The command and control generation has come and gone; teams are with us now, and their success is our success.

Last month I talked about Service Dominant marketing which is rooted in the relationships that have developed between your employees and your customers. I want to take this to another level and look into the new style of leadership that is necessary to succeed in the workplace today. It is quite clear to me that you have to be viewed as part of the team to be able to lead.

Following is an excerpt from Joel Kurtzman’s book, Common Purpose: How Great Leaders get Organizations to Achieve the Extraordinary.

“The truth is, no one can succeed as a leader without a deep connection to those employees he or she is trying to lead. This connection must be genuine and the followers must feel the “we” of a group. This connection is fragile and can be broken quite easily, as well. Leaders must renew their connections to the group and they must do that every day. If they don’t, and instead take these bonds for granted, the group will reject them. Peak performance comes only when the leader and the group function as one.”

The other key today is that there is new knowledge and new technology available to us to assist in achieving these extraordinary results. “The Balanced Scorecard,” among other things, exposed the needs for tooling, which in many of our cases deals with technology and the big need for training. Training has taken serious hits over the past five years as companies cut back on expenses in almost any manner that they could. This has cost dealerships as employees feel that they have been overlooked. There has been little training, if any; the tools they use are getting older; the systems are no longer current and the “wow” technologies – from VoIP to tablets – have not come to life in many dealerships. What have you done to support those people who maintain the customer relationships on which you are so dependent?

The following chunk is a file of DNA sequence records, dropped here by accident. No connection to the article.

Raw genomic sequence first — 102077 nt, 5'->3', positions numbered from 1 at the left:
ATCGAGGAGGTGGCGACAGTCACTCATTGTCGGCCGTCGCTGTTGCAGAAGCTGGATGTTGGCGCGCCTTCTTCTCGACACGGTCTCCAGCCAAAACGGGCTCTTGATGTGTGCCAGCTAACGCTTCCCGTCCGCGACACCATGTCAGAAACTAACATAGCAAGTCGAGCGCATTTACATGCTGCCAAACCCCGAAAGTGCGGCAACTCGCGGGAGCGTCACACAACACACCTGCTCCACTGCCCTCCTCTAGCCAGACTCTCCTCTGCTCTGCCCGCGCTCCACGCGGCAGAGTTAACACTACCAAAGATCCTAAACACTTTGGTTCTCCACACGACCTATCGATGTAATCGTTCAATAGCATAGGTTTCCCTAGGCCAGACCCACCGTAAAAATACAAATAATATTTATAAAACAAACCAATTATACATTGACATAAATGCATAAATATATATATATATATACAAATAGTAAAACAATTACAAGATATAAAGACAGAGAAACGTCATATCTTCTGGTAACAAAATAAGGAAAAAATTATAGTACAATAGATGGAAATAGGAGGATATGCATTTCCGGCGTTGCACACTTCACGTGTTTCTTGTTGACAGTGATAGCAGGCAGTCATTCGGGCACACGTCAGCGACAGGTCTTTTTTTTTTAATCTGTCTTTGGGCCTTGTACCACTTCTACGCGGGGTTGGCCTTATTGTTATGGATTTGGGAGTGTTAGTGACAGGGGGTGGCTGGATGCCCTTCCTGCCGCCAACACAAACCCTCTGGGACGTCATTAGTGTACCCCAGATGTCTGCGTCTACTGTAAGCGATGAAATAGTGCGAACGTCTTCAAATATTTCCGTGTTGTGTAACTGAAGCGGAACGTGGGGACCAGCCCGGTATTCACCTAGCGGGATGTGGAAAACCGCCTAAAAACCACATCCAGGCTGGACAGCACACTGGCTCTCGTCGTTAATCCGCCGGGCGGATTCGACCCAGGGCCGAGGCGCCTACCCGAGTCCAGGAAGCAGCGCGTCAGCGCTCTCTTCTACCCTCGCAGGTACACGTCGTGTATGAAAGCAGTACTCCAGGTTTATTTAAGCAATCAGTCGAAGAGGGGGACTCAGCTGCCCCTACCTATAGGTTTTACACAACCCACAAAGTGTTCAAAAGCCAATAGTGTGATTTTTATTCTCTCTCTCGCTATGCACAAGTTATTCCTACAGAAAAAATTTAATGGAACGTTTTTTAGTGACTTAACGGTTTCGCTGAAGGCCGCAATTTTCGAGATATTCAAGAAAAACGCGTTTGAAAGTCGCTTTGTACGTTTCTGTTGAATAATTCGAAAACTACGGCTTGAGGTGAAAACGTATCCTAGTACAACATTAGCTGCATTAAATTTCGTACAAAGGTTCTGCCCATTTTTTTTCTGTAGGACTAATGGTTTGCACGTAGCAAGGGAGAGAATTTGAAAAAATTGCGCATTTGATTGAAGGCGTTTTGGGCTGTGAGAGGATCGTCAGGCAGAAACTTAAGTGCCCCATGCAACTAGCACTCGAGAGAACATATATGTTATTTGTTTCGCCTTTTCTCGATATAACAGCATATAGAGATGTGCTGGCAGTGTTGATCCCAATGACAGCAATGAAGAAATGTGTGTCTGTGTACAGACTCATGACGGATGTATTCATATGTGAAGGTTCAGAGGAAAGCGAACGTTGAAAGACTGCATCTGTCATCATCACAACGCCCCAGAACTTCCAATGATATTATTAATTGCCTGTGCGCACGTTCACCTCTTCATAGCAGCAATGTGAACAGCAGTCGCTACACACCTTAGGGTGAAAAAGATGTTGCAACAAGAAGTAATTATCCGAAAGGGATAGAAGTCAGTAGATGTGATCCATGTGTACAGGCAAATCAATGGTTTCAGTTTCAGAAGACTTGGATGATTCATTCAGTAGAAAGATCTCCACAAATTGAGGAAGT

As we celebrate Thanksgiving this month I would ask you to take a moment and reflect on what your company has done to support those people who support your customers? How current are your business systems? And I don’t just mean a new software package or new computers. I also mean are you using the most recent release from your software suppliers. Many more software suppliers that I talk with are changing their approach and not supporting older releases. What is the situation with your vendors? This is a critical item for you to verify.

You might want to revisit The AED Foundation standard of 40 hours of training for each employee in the dealership. Of course for some job functions, 40 is not nearly enough. For technicians I would urge you to have at least 80 hours of classroom training per technician. No on-the-job training can substitute formal learning at your OEM. How about that old standby of features and benefits training for your parts employees? How about overcoming objections for all sales personnel? What about sales training for customer contact personnel such as your product support salesmen and telephone sales personnel in the store?

There is much to be thankful for in your businesses, starting with your most important asset. But like everything else, it has to be kept current. And that takes leadership.

So, there is a lot for us to give thanks for this Thanksgiving Season. The teams with whom we work on a daily basis, some of whom we have the privilege to lead; the customers who grace us with their business and support; the vendors upon whom we rely for products and services and information; the knowledge of the employees who touch our customers and maintain and develop the relationships we have with them. We must give thanks, and at the same time I would ask that you re-examine how you continue to develop the skills and knowledge of your employees and how you continue to invest in resources (including their ongoing training and continuing education) to make them as productive as possible. And finally, I urge you to examine what technology and tools you should have in place now and what next steps you need to take to stay ahead in this rapidly changing world. Your suppliers, your customers and your employees await your decisions and answers.

Enjoy the holiday and to all a very Happy Thanksgiving.

by Ron Slee
November, 2011
CED Magazine


About CED Magazine

Construction Equipment Distribution is published by Associated Equipment Distributors, a nonprofit trade association founded in 1919, whose membership is primarily comprised of the leading equipment dealerships and rental companies in the U.S. and Canada.

With CED, content is king. No fluff, no advertorials – CED just gives AED members what they want to read: business information, industry and association news, plus fresh, original and useful feature articles that they share with their management teams. Our subjects range from rental, product support, sales strategy and customer service to technology, construction markets and legislation – and much more.